States and Student-Level Data ♦ Inside Higher Ed
This article explored how states like Indiana and Texas are using student outcome data. For now, the federal government has placed a ban on student-level data that would help determine the value of higher education institutions, limiting tools like the Department of Education's College Scorecard to provide only a broad view of institution's outcome effectiveness. Young Invincibles has recently called for a repeal of the ban, along with WDQC and other advocacy groups.
Data Can Show if Credentials Pay Off ♦ The EvoLLLution
WDQC Policy Analyst Jenna Leventoff writes about the importance of data on shorter-term credentials and industry certifications in this article.
Two Projects That Promote Alternative Credentials Reach Key Milestones ♦ The Chronicle of Higher Education
The Credential Transparency Initiative's Credentials Registry demonstration, and the launch of the Credential Engine, was covered in this article. WDQC and other partner organizations have been actively engaged in the CTI project and the broader Connecting Credentials initiative, funded by The Lumina Foundation.
Consumers get more information about a purchase they once made on trust: college ♦ The Hechinger Report
A recent article by discusses how students are using and responding to increased access to graduate outcome data as they choose colleges and universities. New research finds that the U.S. Department of Education's College Scorecard, which matches student-loan information with earnings data from the IRS, is gaining in popularity and affecting student behavior only a year after its launch. A study by the College Board finds an increase in the number of high school students sending SAT scores to colleges and universities with increases in graduates' earnings. This increase, however, was greatest among more affluent high school students.
Helping High Schoolers Connect Degrees to Dollars ♦ Stateline
An article in Stateline, an initiative of The Pew Charitable Trusts, describes the Minnesota Department of Employment and Economic Development's (DEED) outreach teaching students how to access and use education and earnings data. DEED's Graduate Employment Outcomes data tool shows how many graduates are finding jobs, and at what wages. In addition to Minnesota, many states are passing legislation requiring the reporting of student outcome data and other states have created similar tools making data on student outcomes more accessible.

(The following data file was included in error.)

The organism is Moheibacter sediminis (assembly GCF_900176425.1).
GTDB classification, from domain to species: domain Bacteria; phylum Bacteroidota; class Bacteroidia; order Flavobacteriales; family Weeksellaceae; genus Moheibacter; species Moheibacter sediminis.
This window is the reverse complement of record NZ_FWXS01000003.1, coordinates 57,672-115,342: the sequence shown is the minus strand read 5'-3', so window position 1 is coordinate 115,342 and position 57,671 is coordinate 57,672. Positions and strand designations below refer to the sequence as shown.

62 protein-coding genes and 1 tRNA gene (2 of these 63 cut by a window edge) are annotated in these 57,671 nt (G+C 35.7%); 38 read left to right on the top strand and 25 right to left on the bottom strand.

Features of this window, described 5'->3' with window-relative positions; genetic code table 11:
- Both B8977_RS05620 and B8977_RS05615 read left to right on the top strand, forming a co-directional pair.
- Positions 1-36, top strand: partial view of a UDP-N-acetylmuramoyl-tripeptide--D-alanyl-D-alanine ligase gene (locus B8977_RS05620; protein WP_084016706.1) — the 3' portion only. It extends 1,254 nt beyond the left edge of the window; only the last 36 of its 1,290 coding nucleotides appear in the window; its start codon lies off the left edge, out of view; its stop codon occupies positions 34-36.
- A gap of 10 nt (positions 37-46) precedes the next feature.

How Community Colleges Use Job-Market Data to Develop New Programs ♦ The Chronicle of Higher Education
This article outlines how the Kentucky Community and Technical College system is using job-market data collected from online listings for new program development. Community colleges nationwide are looking for new ways to understand which workforce training programs will most benefit students and communities. David Baime, senior vice president for government relations and policy analysis at the American Association of Community Colleges, is quoted.
It Is What You Learn that Counts, Not How Much You Learn ♦ Blytheville Courier News
ANC President Dr. Jim Shemwell cites the work of the Arkansas Research Center and the National Skills Coalition in this commentary encouraging students to see the earnings potential of certain two-year degree programs that provide in-demand "middle skills."